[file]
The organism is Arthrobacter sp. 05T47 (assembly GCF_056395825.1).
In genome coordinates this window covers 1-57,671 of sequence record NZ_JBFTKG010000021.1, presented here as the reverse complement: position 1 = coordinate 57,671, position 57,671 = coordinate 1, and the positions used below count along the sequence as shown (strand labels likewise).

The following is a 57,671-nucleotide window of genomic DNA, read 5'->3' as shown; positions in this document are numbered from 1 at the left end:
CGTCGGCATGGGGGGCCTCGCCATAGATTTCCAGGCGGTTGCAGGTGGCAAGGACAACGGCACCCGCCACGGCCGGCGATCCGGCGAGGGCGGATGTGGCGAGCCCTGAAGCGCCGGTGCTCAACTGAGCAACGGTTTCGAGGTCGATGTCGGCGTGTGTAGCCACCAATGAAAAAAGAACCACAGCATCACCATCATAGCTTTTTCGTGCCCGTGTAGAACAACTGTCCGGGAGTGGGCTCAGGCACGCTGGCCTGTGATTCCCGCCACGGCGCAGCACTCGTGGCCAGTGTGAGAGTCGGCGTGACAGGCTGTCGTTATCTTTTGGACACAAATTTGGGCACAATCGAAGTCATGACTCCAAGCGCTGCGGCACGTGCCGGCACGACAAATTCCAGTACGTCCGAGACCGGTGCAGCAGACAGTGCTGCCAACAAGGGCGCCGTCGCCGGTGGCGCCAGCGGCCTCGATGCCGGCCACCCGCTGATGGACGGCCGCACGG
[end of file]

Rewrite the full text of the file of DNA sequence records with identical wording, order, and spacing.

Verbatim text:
The organism is Arthrobacter sp. 05T47 (assembly GCF_056395825.1).
In genome coordinates this window covers 1-57,671 of sequence record NZ_JBFTKG010000021.1, presented here as the reverse complement: position 1 = coordinate 57,671, position 57,671 = coordinate 1, and the positions used below count along the sequence as shown (strand labels likewise).

The following is a 57,671-nucleotide window of genomic DNA, read 5'->3' as shown; positions in this document are numbered from 1 at the left end:
CGTCGGCATGGGGGGCCTCGCCATAGATTTCCAGGCGGTTGCAGGTGGCAAGGACAACGGCACCCGCCACGGCCGGCGATCCGGCGAGGGCGGATGTGGCGAGCCCTGAAGCGCCGGTGCTCAACTGAGCAACGGTTTCGAGGTCGATGTCGGCGTGTGTAGCCACCAATGAAAAAAGAACCACAGCATCACCATCATAGCTTTTTCGTGCCCGTGTAGAACAACTGTCCGGGAGTGGGCTCAGGCACGCTGGCCTGTGATTCCCGCCACGGCGCAGCACTCGTGGCCAGTGTGAGAGTCGGCGTGACAGGCTGTCGTTATCTTTTGGACACAAATTTGGGCACAATCGAAGTCATGACTCCAAGCGCTGCGGCACGTGCCGGCACGACAAATTCCAGTACGTCCGAGACCGGTGCAGCAGACAGTGCTGCCAACAAGGGCGCCGTCGCCGGTGGCGCCAGCGGCCTCGATGCCGGCCACCCGCTGATGGACGGCCGCACGG